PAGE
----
Is there a way to extract a password hash from AESCrypt archive?
#1
I used this to make the archive https://www.aescrypt.com/
Reply
#2
on the official forum there is a topic about bruteforce a forgotten password on https://forums.packetizer.com/viewtopic.php?f=72&t=1333 there is a slow python version using the tool itself but a user claims to have a c version not requiring the tool. So if you can get your hands on that it would help analyse the problem.
Reply
#3
okay, googling a bit more it seems the format is pretty open. The fileformat is described on https://www.aescrypt.com/aes_file_format.html and there is source on https://github.com/kenkendk/sharpaescrypt/ to encrypt/decrypt files.

In the code on https://github.com/kenkendk/sharpaescryp...pt.cs#L523 it seems it uses the password to decrypt a part and hmac a part and compare, if that is equal the password is correct. So this should be doable. However I don't think hashcat can do this right now.
Reply
#4
Thanks! I sent him an email, let's see if he responds.
Reply
#5
it seems that the algorithm is quite simple and there are a lot of alternative implementations.

as a test I tried to find out if I'm able to recover/find the password of the example file from here: https://www.aescrypt.com/hello_world.txt, I've just developed a simple perl POC and I found the password within seconds (it's "hello", without quotes).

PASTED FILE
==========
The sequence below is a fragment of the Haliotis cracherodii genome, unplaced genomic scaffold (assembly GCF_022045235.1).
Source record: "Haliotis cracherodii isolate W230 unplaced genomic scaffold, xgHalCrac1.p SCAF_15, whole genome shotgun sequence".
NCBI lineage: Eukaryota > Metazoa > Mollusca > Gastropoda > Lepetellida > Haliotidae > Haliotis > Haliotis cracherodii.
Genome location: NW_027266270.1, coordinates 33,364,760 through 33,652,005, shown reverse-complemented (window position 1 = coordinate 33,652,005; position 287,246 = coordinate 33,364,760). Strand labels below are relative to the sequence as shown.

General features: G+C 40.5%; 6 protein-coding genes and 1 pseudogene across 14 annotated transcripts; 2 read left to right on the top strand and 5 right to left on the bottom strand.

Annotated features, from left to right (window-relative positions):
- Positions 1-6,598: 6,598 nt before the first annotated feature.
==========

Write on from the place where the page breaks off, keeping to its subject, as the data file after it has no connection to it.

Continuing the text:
Code:
#!/usr/bin/env perl

# Author:  philsmd
# Date:    January 2020
# License: public domain (credits go to philsmd and hashcat)

# the main algo can also be seen here:
# (or alternative implementations from https://www.aescrypt.com/download/)
# https://github.com/marcobellaccini/pyAesCrypt/blob/4b09ddc3737c539ee9fac179cab460abbb2b053e/pyAesCrypt/crypto.py#L59-L68

use strict;
use warnings;

use Digest::SHA  qw (sha256);
use Digest::HMAC qw (hmac);

use Encode;

#
# Example file from https://www.aescrypt.com/hello_world.txt
#

# 41 45 53 02 00 00 18 43 52 45 41 54 45 44 5f 42
# 59 00 61 65 73 63 72 79 70 74 20 33 2e 30 35 00
# 80 00 00 00 00 00 00 00 00 00 00 00 00 00 00 00
# 00 00 00 00 00 00 00 00 00 00 00 00 00 00 00 00
# 00 00 00 00 00 00 00 00 00 00 00 00 00 00 00 00
# 00 00 00 00 00 00 00 00 00 00 00 00 00 00 00 00
# 00 00 00 00 00 00 00 00 00 00 00 00 00 00 00 00
# 00 00 00 00 00 00 00 00 00 00 00 00 00 00 00 00
# 00 00 00 00 00 00 00 00 00 00 00 00 00 00 00 00
# 00 00 00 00 00 00 00 00 00 00 00 00 00 00 00 00
# 00 00 00 db 66 a1 f9 73 4f 97 b5 6c 0d 1d ca 0c
# aa 13 c9 4f 01 8c 9e 33 15 e3 04 87 1f d2 59 da
# 97 14 a4 6e 66 d5 8f f7 af 05 44 92 d8 21 d8 82
# 6b c2 7e bc 13 d6 f7 60 7a 3b 3b 0b de 60 a3 a4
# 39 66 34 21 65 70 97 3b a6 49 60 fd 70 e0 5d fa
# 71 b6 61 78 49 de 7d 38 69 b4 6d 1d 9c 84 a2 57
# 77 80 61 66 43 87 15 98 af 07 a6 ab ea a6 ff 82
# 89 2f 6f 0e 24 0c 7e 6f 35 f3 46 73 6a 9e 5a ca
# 35 f7 97 93 cf 5a 79 74 77 5a 3d 50 0a dd 29 4e
# 17 f4 f6 8c

# File format is explained here: https://www.aescrypt.com/aes_file_format.html

# 41 45 53 signature
# 02       version
# 00       reserved
# 00 18    extension size
# 43 52 45 41 54 45 44 5f 42 59 00 61 65 73 63 72 79 70 74 20 33 2e 30 35 extension
# 00 80    extension size